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REDIH - Program Description

 

Contact REDIH

Ms. Terri van Gulik
REDIH Coordinator
tvangulik@ohri.ca

 


Funded by Canadian Institutes of Health Research Institute of Human Development, Child and Youth Health

Program Description

Research in reproduction and early development is fundamental for our understanding of the basic biology of how new individuals arise and how species survive. This area of research is also directly relevant to a number of important health challenges. We are becoming increasingly aware that long-term health depends on events during the earliest stages of development, such that serious adverse effects on the health of the embryo, fetus, placenta, and offspring as children and adults can arise from perturbations that occurred extremely early in development, during sperm and egg development, preimplantation embryogenesis, and implantation. These include widespread causes of morbidity and mortality such as obesity and hypertension, and can even extend to altered behaviour in offspring.

Understanding how such effects arise is vital to improving health and preventing disease. Also, in recent decades, major practical applications have resulted from research in this area, including embryonic stem cell biology, transgenics, and assisted reproduction technologies (ART). ART is now commonly used in treating the 10% of reproductive-aged couples suffering from infertility. Of significant concern, however, is the widespread application of new ART technologies before the health effects are more completely understood, and the ART-associated increase in multiple births (30% twins or higher order multiples) that substantially increases morbidity and mortality of mothers and babies. Finally, the area of reproductive medicine, ART, and fertility preservation are ethically and legally complex, including profound questions about the use of human embryos and what limits should exist on reproductive technologies.

To meet the health challenges in these and related areas, we will need highly-trained personnel in Canada who can approach issues in reproductive biology and medicine, early development, and associated technologies with a broad appreciation of different methodologies, an ability to translate knowledge between different realms including to the public, clinicians, and decision makers, and who have a clear appreciation of the ethical and legal issues involved.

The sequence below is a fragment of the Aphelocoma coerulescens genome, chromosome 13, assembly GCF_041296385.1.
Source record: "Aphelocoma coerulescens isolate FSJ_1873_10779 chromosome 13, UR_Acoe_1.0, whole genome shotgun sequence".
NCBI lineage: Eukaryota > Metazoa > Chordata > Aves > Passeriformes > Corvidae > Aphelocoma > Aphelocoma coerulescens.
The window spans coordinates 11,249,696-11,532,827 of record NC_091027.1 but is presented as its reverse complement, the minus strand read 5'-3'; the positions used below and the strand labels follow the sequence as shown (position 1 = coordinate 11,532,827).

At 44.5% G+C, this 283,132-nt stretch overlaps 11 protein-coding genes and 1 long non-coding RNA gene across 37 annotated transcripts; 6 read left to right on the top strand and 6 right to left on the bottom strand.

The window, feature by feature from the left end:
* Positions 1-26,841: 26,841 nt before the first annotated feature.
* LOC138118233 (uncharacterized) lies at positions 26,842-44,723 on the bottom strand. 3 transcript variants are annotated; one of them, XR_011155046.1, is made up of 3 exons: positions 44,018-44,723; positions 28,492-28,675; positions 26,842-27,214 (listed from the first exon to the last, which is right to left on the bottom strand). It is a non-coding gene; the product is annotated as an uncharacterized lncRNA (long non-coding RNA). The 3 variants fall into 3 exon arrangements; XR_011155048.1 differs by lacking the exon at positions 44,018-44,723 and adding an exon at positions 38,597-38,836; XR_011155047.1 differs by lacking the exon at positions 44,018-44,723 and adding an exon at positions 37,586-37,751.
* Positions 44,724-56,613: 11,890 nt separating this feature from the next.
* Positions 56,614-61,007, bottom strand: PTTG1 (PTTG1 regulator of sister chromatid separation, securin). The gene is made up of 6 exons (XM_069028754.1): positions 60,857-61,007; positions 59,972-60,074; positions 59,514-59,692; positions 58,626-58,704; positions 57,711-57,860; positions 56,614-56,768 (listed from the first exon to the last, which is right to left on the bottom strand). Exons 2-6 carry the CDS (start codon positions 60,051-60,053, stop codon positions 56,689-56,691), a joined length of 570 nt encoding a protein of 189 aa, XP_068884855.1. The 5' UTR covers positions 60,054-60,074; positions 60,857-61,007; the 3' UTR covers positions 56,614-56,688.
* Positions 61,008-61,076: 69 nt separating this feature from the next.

Addressing these needs is the aim of the CIHR Training Program in Reproduction, Early Development, and the Impact on Health (REDIH).

REDIH's major foci are on events of gametogenesis and very early development, their physiology, and how perturbations during gametogenesis, embryogenesis, and early feto-placental development affect health of the embryo and fetus during development as well as the long-term health of the offspring. REDIH also focuses on the safety and efficacy of reproductive technologies.

The mentors assembled for REDIH are located across Quebec and Ontario and approach these issues from basic biomedical, clinical, population health, ethics, and education research perspectives. They previously had formed collaborative interdisciplinary research teams in the context of three successful research networks funded by CIHR Institute of Human Development, Child and Youth Health Strategic Initiative program grants.

The overall objective of the REDIH curriculum is to provide improved and expanded opportunities for state-of-the art and highly relevant training in reproduction and early development for graduate students and postdoctoral fellows, building research, clinical, regulatory, and private sector capacity in Canada.

The intent of the REDIH Training Program is to provide additional training and added value that complements the education and training received by students in their graduate programs and by postdoctoral fellows during their postdoctoral fellowships.

The REDIH program provides training in:

  1. ethical/legal/social issues
  2. knowledge translation incorporating end users as well as teaching by recognized KT experts
  3. writing, presentation, and peer review skills
  4. career options
  5. grant development workshops
  6. regulatory issues
  7. methodology training in areas such as genomics and epigenomics

This training is augmented with:

  1. co-mentoring to increase interaction and interdisciplinarity
  2. training opportunities in research groups outside that of the trainee's mentor
  3. structured training opportunities in the clinical settings of human ART clinics and maternal-fetal medicine units.

A core feature of REDIH is semi-annual meetings of Mentors and trainees. These meetings will include research presentations by trainees and Mentors, serving to increase collaboration opportunities, promote cross-discipline interaction, and teach presentation skills. Additional training is provided by modules presented as part of the curriculum.

An extensive expertly-designed self-evaluation strategy has been embedded in REDIH to allow continual improvement, and will also serve to develop capacity in assessment tool development for training initiatives in biomedical research. Trainees are expected to play a key role in evaluation and improvement of the program.

We anticipate that REDIH will prove a valuable program that will benefit not only trainees but also will lead to increased research capacity, improved health and better technology assessment for Canadians.